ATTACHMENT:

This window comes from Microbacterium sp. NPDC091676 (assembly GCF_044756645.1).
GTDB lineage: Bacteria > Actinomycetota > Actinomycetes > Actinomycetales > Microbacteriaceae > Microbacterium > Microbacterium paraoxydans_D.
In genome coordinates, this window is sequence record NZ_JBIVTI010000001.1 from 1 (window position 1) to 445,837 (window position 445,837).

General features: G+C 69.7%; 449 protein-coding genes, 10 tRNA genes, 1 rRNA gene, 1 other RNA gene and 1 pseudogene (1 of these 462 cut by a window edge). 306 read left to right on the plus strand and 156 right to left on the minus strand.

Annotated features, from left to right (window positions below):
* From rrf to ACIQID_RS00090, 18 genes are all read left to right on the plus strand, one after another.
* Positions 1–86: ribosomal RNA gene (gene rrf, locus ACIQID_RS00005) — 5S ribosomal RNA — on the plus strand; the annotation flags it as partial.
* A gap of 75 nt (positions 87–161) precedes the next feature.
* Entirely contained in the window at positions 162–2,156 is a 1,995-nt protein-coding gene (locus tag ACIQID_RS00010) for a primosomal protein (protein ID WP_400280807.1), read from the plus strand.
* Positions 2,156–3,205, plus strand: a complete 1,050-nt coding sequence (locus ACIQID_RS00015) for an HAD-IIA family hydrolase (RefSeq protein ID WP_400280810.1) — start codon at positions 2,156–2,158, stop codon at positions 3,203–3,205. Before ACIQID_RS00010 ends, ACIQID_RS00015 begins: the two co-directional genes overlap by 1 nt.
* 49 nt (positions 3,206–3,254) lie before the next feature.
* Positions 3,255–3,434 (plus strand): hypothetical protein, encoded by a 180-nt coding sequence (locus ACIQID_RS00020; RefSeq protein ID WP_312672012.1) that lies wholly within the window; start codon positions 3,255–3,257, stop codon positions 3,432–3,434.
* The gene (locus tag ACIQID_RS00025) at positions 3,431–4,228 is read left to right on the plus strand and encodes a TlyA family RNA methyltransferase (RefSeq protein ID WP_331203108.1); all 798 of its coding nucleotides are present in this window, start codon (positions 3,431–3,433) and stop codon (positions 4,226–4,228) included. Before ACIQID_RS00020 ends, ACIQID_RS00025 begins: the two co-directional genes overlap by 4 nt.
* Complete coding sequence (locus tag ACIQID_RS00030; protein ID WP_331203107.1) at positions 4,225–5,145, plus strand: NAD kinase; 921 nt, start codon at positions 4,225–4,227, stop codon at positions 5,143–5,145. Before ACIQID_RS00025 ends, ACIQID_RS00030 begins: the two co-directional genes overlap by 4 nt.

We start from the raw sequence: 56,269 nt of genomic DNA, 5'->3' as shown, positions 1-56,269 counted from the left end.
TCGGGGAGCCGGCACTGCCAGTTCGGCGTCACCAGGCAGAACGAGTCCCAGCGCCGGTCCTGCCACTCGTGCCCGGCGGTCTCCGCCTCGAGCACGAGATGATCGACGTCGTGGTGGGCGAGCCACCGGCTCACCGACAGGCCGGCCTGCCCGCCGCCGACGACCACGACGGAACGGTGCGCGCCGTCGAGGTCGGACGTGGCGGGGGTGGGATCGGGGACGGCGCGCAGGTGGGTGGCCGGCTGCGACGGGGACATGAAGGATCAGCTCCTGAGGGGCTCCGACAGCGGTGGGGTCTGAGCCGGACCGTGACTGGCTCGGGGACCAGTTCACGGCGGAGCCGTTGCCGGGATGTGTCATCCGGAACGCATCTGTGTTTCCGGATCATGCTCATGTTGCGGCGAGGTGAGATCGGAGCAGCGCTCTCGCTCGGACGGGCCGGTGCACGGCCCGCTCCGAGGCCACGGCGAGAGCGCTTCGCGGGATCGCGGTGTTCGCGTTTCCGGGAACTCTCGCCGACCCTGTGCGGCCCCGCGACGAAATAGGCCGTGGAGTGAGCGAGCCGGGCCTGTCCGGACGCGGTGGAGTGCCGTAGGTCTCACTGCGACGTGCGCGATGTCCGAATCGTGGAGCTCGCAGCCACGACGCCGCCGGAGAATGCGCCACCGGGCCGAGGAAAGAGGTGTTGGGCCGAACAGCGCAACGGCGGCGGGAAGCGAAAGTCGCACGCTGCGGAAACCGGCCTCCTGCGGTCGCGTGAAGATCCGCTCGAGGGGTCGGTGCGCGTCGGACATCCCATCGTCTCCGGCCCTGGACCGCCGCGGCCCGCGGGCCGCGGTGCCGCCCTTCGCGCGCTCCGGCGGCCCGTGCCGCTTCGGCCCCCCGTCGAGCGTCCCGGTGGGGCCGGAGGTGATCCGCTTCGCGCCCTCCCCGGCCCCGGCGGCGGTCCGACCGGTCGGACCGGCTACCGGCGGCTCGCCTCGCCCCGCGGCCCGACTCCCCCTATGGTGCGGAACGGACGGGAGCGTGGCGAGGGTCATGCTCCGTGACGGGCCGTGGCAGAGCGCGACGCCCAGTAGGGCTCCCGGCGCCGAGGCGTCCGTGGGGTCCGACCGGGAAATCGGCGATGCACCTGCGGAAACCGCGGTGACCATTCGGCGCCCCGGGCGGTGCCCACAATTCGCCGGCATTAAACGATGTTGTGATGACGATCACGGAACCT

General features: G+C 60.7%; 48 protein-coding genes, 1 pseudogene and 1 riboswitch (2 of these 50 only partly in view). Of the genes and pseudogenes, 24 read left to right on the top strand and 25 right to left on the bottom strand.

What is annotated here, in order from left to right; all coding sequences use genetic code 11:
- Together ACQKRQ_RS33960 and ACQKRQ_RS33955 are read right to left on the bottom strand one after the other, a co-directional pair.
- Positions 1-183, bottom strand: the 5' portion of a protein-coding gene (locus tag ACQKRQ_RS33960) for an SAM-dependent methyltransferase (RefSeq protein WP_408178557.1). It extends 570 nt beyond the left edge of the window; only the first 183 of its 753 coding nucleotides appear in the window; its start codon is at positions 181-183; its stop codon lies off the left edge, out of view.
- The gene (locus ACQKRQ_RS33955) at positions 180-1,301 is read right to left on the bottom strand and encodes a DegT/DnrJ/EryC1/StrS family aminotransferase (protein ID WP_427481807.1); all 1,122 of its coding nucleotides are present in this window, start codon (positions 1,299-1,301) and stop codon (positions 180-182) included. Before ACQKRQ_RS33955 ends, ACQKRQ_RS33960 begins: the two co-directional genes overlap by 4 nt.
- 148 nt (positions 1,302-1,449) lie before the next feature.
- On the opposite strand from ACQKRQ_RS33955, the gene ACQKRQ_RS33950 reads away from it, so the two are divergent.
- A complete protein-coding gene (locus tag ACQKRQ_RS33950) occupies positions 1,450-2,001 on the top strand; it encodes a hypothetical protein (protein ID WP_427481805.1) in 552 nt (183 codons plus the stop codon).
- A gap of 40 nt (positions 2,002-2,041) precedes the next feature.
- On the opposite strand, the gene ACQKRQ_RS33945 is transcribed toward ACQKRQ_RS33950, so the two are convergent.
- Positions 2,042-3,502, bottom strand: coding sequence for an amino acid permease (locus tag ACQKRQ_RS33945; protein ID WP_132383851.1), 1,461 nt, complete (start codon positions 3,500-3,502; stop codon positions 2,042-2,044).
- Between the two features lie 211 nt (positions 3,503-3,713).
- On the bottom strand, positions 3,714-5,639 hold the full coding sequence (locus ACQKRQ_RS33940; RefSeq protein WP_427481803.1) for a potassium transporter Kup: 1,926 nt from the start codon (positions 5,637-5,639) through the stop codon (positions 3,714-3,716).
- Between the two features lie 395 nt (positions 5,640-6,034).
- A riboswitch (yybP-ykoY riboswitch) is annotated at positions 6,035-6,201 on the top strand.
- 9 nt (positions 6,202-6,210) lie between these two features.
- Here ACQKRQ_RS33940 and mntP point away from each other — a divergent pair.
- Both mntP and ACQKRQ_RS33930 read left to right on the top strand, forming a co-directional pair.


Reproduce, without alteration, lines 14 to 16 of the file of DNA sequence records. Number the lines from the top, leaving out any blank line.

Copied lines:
* Complete coding sequence (locus tag ACIQID_RS00030; protein ID WP_331203107.1) at positions 4,225–5,145, plus strand: NAD kinase; 921 nt, start codon at positions 4,225–4,227, stop codon at positions 5,143–5,145. Before ACIQID_RS00025 ends, ACIQID_RS00030 begins: the two co-directional genes overlap by 4 nt.

We start from the raw sequence: 56,269 nt of genomic DNA, 5'->3' as shown, positions 1-56,269 counted from the left end.
TCGGGGAGCCGGCACTGCCAGTTCGGCGTCACCAGGCAGAACGAGTCCCAGCGCCGGTCCTGCCACTCGTGCCCGGCGGTCTCCGCCTCGAGCACGAGATGATCGACGTCGTGGTGGGCGAGCCACCGGCTCACCGACAGGCCGGCCTGCCCGCCGCCGACGACCACGACGGAACGGTGCGCGCCGTCGAGGTCGGACGTGGCGGGGGTGGGATCGGGGACGGCGCGCAGGTGGGTGGCCGGCTGCGACGGGGACATGAAGGATCAGCTCCTGAGGGGCTCCGACAGCGGTGGGGTCTGAGCCGGACCGTGACTGGCTCGGGGACCAGTTCACGGCGGAGCCGTTGCCGGGATGTGTCATCCGGAACGCATCTGTGTTTCCGGATCATGCTCATGTTGCGGCGAGGTGAGATCGGAGCAGCGCTCTCGCTCGGACGGGCCGGTGCACGGCCCGCTCCGAGGCCACGGCGAGAGCGCTTCGCGGGATCGCGGTGTTCGCGTTTCCGGGAACTCTCGCCGACCCTGTGCGGCCCCGCGACGAAATAGGCCGTGGAGTGAGCGAGCCGGGCCTGTCCGGACGCGGTGGAGTGCCGTAGGTCTCACTGCGACGTGCGCGATGTCCGAATCGTGGAGCTCGCAGCCACGACGCCGCCGGAGAATGCGCCACCGGGCCGAGGAAAGAGGTGTTGGGCCGAACAGCGCAACGGCGGCGGGAAGCGAAAGTCGCACGCTGCGGAAACCGGCCTCCTGCGGTCGCGTGAAGATCCGCTCGAGGGGTCGGTGCGCGTCGGACATCCCATCGTCTCCGGCCCTGGACCGCCGCGGCCCGCGGGCCGCGGTGCCGCCCTTCGCGCGCTCCGGCGGCCCGTGCCGCTTCGGCCCCCCGTCGAGCGTCCCGGTGGGGCCGGAGGTGATCCGCTTCGCGCCCTCCCCGGCCCCGGCGGCGGTCCGACCGGTCGGACCGGCTACCGGCGGCTCGCCTCGCCCCGCGGCCCGACTCCCCCTATGGTGCGGAACGGACGGGAGCGTGGCGAGGGTCATGCTCCGTGACGGGCCGTGGCAGAGCGCGACGCCCAGTAGGGCTCCCGGCGCCGAGGCGTCCGTGGGGTCCGACCGGGAAATCGGCGATGCACCTGCGGAAACCGCGGTGACCATTCGGCGCCCCGGGCGGTGCCCACAATTCGCCGGCATTAAACGATGTTGTGATGACGATCACGGAACCT